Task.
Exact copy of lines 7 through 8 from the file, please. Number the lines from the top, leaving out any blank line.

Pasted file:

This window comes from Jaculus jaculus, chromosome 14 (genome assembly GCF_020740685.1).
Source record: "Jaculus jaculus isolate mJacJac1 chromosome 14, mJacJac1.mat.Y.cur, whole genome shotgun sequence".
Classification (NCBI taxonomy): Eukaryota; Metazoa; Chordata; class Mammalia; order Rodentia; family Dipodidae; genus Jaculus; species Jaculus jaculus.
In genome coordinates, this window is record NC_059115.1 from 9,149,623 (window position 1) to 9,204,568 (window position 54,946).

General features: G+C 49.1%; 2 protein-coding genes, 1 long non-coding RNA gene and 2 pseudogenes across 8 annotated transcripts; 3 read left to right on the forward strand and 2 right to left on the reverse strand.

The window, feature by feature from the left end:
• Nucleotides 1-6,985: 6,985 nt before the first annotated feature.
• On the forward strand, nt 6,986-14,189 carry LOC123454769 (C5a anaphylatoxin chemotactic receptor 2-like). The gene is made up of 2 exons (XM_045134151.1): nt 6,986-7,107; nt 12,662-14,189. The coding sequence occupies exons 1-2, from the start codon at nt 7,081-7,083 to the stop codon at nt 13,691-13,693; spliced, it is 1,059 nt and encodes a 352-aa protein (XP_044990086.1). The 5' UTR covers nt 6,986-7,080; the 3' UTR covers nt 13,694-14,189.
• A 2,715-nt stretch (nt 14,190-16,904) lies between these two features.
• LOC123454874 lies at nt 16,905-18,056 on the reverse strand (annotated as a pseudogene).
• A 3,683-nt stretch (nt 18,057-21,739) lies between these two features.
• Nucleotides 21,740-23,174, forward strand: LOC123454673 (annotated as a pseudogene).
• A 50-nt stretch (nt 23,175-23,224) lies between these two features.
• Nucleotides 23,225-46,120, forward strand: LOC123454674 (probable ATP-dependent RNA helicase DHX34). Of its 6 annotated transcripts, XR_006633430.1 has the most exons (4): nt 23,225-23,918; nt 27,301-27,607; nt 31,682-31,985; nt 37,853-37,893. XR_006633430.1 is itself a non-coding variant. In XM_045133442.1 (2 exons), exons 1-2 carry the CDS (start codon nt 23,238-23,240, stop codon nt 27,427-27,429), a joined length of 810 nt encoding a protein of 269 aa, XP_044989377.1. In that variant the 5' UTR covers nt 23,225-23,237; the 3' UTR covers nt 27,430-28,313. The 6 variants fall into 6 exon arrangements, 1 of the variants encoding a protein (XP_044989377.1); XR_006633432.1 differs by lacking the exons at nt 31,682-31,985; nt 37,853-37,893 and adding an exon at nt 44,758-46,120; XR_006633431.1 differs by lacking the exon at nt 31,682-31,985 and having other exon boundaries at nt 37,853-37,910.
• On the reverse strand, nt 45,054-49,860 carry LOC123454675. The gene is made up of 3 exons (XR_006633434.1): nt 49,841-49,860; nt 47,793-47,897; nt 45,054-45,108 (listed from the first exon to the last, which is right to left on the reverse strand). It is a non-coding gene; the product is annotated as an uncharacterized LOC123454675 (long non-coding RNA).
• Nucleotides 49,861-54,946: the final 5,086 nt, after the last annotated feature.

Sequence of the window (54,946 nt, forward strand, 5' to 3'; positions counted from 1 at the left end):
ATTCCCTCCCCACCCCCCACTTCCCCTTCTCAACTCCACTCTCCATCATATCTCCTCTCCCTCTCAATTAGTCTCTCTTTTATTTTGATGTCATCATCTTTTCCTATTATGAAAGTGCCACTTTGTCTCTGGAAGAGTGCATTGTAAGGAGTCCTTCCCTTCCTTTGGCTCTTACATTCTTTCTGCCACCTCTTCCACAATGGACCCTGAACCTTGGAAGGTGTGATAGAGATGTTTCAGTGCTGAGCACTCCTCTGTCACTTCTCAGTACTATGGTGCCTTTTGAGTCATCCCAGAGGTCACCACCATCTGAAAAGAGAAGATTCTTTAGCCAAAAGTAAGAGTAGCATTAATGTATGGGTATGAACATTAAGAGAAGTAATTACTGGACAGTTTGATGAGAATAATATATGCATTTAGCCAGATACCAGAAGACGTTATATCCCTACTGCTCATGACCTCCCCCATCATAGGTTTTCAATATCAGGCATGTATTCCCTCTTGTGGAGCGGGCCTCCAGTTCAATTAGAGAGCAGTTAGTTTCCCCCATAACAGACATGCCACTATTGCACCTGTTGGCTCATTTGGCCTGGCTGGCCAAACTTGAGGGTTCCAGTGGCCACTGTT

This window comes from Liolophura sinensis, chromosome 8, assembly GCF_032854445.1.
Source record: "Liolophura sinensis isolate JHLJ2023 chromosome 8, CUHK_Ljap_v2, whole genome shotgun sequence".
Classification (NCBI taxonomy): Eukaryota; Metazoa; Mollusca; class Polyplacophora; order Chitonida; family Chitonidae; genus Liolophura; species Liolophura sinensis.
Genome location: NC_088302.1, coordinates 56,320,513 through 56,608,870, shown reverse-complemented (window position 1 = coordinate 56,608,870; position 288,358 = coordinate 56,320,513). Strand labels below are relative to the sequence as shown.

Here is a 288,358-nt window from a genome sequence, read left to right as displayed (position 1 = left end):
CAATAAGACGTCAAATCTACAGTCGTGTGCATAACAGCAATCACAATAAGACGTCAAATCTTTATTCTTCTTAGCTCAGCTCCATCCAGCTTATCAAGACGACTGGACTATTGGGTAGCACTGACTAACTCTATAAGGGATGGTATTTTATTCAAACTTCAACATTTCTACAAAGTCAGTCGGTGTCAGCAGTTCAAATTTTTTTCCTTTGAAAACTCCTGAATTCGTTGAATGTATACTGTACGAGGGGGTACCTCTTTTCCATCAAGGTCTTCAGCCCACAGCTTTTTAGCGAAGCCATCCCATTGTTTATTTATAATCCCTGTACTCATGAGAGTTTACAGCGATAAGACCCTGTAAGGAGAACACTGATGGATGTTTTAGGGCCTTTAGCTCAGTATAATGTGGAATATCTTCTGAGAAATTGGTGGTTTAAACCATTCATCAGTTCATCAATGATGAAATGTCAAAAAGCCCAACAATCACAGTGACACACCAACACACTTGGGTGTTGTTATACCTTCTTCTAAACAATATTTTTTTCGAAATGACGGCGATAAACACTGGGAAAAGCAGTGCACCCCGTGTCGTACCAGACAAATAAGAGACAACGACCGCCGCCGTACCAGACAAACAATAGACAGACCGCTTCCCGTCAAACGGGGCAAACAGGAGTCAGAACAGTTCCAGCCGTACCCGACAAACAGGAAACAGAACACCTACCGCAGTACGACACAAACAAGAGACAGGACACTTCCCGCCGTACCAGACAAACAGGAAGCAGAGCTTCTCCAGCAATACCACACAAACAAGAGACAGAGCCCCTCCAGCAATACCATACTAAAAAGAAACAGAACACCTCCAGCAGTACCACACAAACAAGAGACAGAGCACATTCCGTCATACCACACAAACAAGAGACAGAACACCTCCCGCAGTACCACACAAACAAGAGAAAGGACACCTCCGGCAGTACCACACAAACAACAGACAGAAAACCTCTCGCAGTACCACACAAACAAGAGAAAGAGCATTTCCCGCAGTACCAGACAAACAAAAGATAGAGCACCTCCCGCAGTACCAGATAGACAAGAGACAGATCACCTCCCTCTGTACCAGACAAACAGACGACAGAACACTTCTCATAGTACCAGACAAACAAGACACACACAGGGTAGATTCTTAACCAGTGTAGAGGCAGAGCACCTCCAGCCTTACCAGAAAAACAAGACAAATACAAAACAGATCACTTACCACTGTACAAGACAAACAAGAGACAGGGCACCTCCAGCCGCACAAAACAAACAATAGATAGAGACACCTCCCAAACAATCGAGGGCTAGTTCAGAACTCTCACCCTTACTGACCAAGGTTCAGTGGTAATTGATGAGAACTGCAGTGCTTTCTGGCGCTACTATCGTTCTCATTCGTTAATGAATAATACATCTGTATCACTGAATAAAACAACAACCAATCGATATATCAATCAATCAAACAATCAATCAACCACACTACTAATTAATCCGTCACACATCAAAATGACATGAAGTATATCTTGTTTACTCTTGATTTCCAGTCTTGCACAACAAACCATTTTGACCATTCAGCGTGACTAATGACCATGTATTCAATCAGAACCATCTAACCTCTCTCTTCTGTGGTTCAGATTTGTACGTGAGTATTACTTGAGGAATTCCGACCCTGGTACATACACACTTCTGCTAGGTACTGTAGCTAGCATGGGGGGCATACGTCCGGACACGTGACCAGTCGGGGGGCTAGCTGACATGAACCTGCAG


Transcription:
• Nucleotides 1-6,985: 6,985 nt before the first annotated feature.
• On the forward strand, nt 6,986-14,189 carry LOC123454769 (C5a anaphylatoxin chemotactic receptor 2-like). The gene is made up of 2 exons (XM_045134151.1): nt 6,986-7,107; nt 12,662-14,189. The coding sequence occupies exons 1-2, from the start codon at nt 7,081-7,083 to the stop codon at nt 13,691-13,693; spliced, it is 1,059 nt and encodes a 352-aa protein (XP_044990086.1). The 5' UTR covers nt 6,986-7,080; the 3' UTR covers nt 13,694-14,189.